Renal cysts are abnormal, fluid-filled sacs that arise from the kid-ney tissue. They may be genetic in origin, acquired, or associated with a host of unrelated conditions. Cysts of the kidney may be single or multiple (polycystic), involving one or both kidneys. Polycystic disease of the adult is inherited as an autosomal dom-inant trait and affects men and women equally.
Autosomal dominant polycystic kidney disease is a common in-herited condition, occurring in between 1 in 200 and 1 in 1,000 of the population. After diagnosis, patients are usually treated by nephrologists because of the risk of progression to ESRD. Almost two thirds (64%) of people with adult polycystic kidney disease also develop hematuria. Most episodes are due to UTIs and rup-ture of renal cysts that relate to the underlying anatomic abnor-malities. The symptoms are usually short-lived and resolve with conservative measures such as rest and antibiotic treatment. Renal stone disease is also common, occurring in 20% of patients. Frank hematuria is also a presenting symptom of common, but unrelated, disorders that may occur coincidentally. These patients must be evaluated to rule out a genitourinary cancer because hematuria is also a presenting symptom of urinary tract cancer. Simple noninvasive diagnostic studies such as transabdominal ultrasound and urine cytology may demonstrate additional pa-thology that needs treatment to reduce further morbidity (Dedi, Bhandari, Turney et al., 2001).
Polycystic renal disease is also associated with cystic diseases of other organs (liver, pancreas, spleen) and aneurysms of the cere-bral arteries. It has long been recognized that patients on long-term dialysis (both hemodialysis and peritoneal dialysis) develop multiple cysts on their nonfunctioning kidneys. Many of these cysts contain cancer cells.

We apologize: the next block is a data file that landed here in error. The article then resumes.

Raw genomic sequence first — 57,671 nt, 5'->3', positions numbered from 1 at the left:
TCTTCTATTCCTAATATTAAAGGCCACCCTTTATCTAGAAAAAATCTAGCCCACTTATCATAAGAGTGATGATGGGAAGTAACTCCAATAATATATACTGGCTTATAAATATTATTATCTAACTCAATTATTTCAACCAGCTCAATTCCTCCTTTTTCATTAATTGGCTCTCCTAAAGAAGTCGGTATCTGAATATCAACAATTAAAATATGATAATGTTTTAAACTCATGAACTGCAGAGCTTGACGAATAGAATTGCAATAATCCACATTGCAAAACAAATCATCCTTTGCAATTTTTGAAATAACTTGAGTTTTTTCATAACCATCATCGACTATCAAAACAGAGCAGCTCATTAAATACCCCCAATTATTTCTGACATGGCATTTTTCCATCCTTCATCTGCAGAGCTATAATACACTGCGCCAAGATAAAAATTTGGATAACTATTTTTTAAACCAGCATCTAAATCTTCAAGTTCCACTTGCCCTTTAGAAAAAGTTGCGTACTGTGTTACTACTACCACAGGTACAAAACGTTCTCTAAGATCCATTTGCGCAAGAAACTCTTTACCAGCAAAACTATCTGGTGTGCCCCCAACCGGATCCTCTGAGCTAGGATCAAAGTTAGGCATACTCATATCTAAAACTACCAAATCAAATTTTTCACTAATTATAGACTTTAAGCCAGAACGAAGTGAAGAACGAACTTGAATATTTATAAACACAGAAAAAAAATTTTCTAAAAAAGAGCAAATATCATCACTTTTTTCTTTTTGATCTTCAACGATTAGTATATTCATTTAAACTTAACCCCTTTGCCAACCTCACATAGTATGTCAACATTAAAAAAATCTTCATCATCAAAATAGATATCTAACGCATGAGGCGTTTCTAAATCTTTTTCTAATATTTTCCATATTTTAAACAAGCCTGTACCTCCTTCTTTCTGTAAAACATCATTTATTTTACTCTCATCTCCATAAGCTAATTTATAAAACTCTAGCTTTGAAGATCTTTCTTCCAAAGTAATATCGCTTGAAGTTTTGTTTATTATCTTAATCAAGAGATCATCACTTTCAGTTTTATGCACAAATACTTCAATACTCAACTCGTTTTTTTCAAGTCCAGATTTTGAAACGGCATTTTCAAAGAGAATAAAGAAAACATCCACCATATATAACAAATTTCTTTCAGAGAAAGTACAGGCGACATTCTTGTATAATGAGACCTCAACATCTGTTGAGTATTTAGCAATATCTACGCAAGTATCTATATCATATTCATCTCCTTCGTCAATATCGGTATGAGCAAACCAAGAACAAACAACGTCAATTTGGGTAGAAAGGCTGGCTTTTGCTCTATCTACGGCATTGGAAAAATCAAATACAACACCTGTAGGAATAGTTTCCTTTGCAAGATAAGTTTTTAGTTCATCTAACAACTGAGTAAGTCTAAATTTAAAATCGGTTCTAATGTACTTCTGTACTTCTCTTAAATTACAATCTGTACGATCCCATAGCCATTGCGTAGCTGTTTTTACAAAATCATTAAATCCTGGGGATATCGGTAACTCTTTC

An acquired form of polycystic disease occurring as a result of ESRD associated with dialysis is called acquired cystic kidney dis-ease. While most of the cysts remain benign, serious complications can develop. Acquired cystic kidney disease has been associated with cyst infection, cyst hemorrhage, retroperitoneal hemorrhage, and spontaneous rupture of the kidney; therefore, it is important for the nurse to be aware of this variation of cystic kidney disease (Dedi, Bhandari, Turney et al., 2001; Headley & Wall, 1999).
The kidney gradually enlarges, with signs and symptoms becom-ing apparent in the fourth or fifth decade of life. The patient reports abdominal or lumbar pain. Hematuria, hypertension, pal-pable renal masses, and recurrent UTIs are additional manifesta-tions. Renal insufficiency and failure usually develop in the end stages. Diagnosis of renal cysts is confirmed either by intravenous urography or CT scan.
Because there is no specific treatment for polycystic renal disease, patient care focuses on relief of pain, symptoms, and complica-tions. Hypertension and UTIs are treated aggressively. Dialysis is initiated when signs and symptoms of renal in-sufficiency and failure occur. Genetic counseling is part of man-agement with polycystic kidney disease that is genetic in origin. The patient is advised to avoid sports and occupations that pre-sent a risk for trauma to the kidney. Simple cysts of the kidney usually occur unilaterally and differ clinically and pathophysio-logically from polycystic kidney disease. In such cases, the cyst may be drained percutaneously.
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